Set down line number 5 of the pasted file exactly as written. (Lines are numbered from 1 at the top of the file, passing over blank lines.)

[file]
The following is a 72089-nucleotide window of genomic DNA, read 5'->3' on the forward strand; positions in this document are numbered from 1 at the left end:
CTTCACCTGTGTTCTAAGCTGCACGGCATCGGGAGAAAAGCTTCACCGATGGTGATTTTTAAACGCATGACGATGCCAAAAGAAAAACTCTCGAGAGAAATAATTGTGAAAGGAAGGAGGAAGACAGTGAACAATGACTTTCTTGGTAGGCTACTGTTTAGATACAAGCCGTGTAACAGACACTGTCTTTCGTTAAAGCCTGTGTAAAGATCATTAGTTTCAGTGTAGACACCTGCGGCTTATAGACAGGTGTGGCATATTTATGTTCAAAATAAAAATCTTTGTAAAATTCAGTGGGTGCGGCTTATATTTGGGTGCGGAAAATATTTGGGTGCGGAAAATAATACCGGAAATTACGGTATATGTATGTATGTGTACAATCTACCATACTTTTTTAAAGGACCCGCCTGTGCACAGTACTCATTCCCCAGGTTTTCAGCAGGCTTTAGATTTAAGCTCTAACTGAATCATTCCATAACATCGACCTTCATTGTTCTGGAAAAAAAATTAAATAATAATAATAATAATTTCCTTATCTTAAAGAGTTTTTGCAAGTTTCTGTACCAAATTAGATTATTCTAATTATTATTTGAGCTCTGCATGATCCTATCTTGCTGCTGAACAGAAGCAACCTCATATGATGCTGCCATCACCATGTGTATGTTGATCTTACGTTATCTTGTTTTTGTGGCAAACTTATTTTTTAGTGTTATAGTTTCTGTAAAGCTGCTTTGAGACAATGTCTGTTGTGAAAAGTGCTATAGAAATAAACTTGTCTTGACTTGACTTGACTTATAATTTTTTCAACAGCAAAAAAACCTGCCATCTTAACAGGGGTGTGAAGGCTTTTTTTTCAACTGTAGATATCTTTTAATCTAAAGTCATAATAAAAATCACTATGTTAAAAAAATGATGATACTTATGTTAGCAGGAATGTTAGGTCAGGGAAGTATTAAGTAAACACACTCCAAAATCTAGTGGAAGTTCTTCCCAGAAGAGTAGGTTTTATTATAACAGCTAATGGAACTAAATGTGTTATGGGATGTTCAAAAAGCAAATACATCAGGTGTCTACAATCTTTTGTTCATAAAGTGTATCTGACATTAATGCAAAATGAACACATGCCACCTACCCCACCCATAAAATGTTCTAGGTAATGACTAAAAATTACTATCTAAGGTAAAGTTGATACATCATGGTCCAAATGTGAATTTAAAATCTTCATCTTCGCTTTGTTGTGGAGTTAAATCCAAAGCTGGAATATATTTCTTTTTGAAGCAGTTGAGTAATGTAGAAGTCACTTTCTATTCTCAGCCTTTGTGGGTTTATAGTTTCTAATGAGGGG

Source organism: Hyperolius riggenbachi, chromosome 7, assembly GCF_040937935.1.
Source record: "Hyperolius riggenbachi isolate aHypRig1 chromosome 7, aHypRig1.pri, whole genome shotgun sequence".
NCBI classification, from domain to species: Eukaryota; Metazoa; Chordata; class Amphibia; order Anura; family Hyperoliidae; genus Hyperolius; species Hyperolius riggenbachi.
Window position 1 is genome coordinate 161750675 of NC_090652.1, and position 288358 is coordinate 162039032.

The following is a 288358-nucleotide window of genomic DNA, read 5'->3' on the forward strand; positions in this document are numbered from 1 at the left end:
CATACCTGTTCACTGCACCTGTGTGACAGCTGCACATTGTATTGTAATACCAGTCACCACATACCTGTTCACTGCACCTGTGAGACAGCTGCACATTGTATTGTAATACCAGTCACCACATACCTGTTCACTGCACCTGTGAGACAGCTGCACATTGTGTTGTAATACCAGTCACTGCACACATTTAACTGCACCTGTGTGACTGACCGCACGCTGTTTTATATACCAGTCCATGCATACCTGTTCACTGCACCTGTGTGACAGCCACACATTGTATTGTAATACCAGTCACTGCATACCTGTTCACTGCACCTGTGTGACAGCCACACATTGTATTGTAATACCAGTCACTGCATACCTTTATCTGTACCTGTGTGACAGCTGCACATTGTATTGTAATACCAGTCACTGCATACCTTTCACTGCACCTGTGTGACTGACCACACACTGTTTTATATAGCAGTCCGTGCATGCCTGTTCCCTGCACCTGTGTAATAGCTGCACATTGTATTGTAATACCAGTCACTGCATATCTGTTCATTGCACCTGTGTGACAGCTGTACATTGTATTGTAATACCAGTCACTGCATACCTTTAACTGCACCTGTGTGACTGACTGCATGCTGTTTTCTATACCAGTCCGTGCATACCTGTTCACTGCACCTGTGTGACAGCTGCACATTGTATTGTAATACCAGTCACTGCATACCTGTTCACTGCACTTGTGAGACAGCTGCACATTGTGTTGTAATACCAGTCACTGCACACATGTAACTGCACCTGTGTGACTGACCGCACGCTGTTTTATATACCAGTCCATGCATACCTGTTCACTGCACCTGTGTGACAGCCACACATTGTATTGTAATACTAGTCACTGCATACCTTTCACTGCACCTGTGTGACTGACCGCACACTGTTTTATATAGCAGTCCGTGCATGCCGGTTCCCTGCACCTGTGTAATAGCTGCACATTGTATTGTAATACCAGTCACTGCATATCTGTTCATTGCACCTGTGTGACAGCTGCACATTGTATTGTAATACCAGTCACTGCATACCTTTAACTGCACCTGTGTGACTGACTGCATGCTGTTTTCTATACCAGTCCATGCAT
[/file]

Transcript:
NCBI classification, from domain to species: Eukaryota; Metazoa; Chordata; class Amphibia; order Anura; family Hyperoliidae; genus Hyperolius; species Hyperolius riggenbachi.